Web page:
This blog is dedicated to Malta - my island home. My aim is not to bore you with history but to share my thoughts and a few facts together with a photo or two. For a more in -depth background of the island please go here. The purpose of this blog is not to point out the short-comings of the island. There are plenty that do that already. My wish is to show you the beauty of an island at the cross roads of the Mediterranean, a melting pot of history; a place where fact and fiction are sometimes fused to create unique myths and legends; a country that has been conquered so many times that our culture is a mish mesh of the lands that surround us and of lands far away. I confess that my greatest desire is to make you fall in love with this tiny enchanting island.


Monday 30 September 2013

Of Angels And Saints


Mdina Ditch 053

They are not easy to miss – though many of us walk beneath their frozen gazes every single day without so much as a second glance. More than anything else, they are a testament to our past. To a blind, almost irrational, faith. Maybe they make us uncomfortable, those piercing, agonised stares. Time has taken its toll on most of them: faded colours, weather-worn faces, missing limbs … These are the angels and saints that our fore-fathers evoked – for a boon; for protection; for a cure.

St Agatha & Hal-Bajjada (21)

Valletta 124

St Agatha & Hal-Bajjada (40)

In towns and villages and half-forgotten country lanes, they built niches to house them or just set them atop their houses – their arms outstretched in endless benediction. Our ancestors carved them from the soft limestone or simply painted them on walls – maybe because they wanted to bring Heaven just a little bit closer to earth.

Attard (12)

Birgu (30)Bingemma, Gnejna & Dwejra (42)

Salib tal-Gholja, Delimara, Marsaxlokk (55)

They look strangely weary, our angels and saints, as if they have been battling demons for way too long. Or maybe they are just feeling lonely, standing in their dusty alcoves, dejected and forlorn. But sometimes, someone may light a candle or leave a token bunch of flowers at their weary feet. And somewhere, in a faraway Heaven, a tired saint smiles.

Mdina Ditch 080

This is a predominantly Catholic country. Churches and chapels abound, as do images of angels and saints. In 1569, Grand Master Pinto del Monte, issued a law that people who owned a corner site in the new city of Valletta had to embellish it with some ornament. This idea soon spread to the other towns and villages and it is one of the reasons that so many effigies of saints can be found in the old village cores.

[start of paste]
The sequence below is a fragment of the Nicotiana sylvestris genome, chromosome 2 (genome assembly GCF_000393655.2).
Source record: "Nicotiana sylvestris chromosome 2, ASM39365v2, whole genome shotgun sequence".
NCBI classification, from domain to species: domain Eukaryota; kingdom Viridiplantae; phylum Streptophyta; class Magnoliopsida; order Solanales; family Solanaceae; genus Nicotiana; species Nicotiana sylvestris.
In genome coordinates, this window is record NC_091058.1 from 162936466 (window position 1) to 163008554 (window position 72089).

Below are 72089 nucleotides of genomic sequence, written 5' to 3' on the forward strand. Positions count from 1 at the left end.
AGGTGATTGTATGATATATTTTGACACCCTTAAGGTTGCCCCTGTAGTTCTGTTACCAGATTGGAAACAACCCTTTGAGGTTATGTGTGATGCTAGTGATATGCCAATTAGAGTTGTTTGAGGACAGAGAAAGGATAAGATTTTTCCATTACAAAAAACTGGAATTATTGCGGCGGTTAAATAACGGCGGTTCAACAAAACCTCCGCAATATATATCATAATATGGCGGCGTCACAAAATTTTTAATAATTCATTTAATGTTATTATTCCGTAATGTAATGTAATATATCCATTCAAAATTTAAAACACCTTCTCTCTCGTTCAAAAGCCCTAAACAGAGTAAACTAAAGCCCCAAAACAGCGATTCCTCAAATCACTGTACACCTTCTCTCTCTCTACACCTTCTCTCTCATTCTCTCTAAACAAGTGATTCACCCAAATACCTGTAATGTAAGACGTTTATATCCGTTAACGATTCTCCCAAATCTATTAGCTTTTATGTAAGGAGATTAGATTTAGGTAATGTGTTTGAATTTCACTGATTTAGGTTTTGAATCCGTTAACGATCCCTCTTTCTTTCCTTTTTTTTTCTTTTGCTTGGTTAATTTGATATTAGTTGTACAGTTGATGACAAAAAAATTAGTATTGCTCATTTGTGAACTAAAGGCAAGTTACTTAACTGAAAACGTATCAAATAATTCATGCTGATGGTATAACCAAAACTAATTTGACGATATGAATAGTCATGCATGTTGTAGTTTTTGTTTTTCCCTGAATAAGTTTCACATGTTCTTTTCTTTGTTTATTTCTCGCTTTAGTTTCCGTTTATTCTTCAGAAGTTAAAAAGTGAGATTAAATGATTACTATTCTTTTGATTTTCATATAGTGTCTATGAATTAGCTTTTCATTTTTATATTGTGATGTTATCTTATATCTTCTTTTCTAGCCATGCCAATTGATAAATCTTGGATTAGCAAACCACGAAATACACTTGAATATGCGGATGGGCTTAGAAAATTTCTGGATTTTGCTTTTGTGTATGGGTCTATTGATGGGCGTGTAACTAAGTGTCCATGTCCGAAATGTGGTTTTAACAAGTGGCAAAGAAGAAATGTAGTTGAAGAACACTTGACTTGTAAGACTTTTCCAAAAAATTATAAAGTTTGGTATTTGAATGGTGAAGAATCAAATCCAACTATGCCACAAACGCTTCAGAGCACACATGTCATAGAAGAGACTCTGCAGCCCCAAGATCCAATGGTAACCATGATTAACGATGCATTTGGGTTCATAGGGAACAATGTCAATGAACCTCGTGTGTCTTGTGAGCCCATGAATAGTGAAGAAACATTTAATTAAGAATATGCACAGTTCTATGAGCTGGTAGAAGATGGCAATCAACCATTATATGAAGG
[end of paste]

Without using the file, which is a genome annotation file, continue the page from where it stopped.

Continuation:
Bormla 010

Valletta 152

Monday 23 September 2013

Laundry Day in Valletta

It was a bright day in March. The sky was as blue as the local borage with only the wispiest of clouds.  I had read in a guidebook somewhere to always look up. What I saw made me smile.

Valletta 118

It was such a typically Mediterranean scene. All over the residential quarter of Valletta, laundry was hanging out to dry. It seems like the housewives of the city had been busy.

Valletta 142

(We do have dryers, of course, but most people hang their clothes to dry in the sun. The majority of houses have a roof or a yard for this activity but, in these old apartments with lots of stairs and, usually, no elevators, it is easier to hang the laundry out of the balcony.)

Valletta 149

These are the types of changes I was talking about in my last post – nothing too major. History will be interspersed with the reality of life on this small island.  Perhaps you can say that you will be seeing more of the ‘real’ Malta – blemishes and all.

Location: the streets of Valletta

Wednesday 18 September 2013

Expect Some Changes

As you may have noticed, this blog has been on vacation. A very long vacation. But I had some thinking to do; some decisions to take – about this blog. I came close to deciding that I would no longer write here. Then I thought about it some more and I felt that a slight change  in direction might do the trick. You see, I felt that my posts were becoming a bit bland; a bit too factual and serious. It’s time for occasional doses of quirkiness; for less of the past and more of the present. So expect a few changes around here. I just hope you’ll like them.

Incidentally, I’ve been getting between three to four hundred hits a day on this blog.  I haven’t attracted any new readers nor have I noticed an increase in comments. It’s quite strange as I cannot trace the source of all this traffic. I’m not complaining, of course and hopefully, it’s a positive thing. Have any of you experienced anything similar?

That’s all for today from a very windy island.

Salib tal-Gholja, Delimara, Marsaxlokk (81)

The Azure Window: the end of an icon

The Azure Window was a natural limestone arch that rose majestically out of the blue Mediterranean sea to a height of 28 metres (92 fee...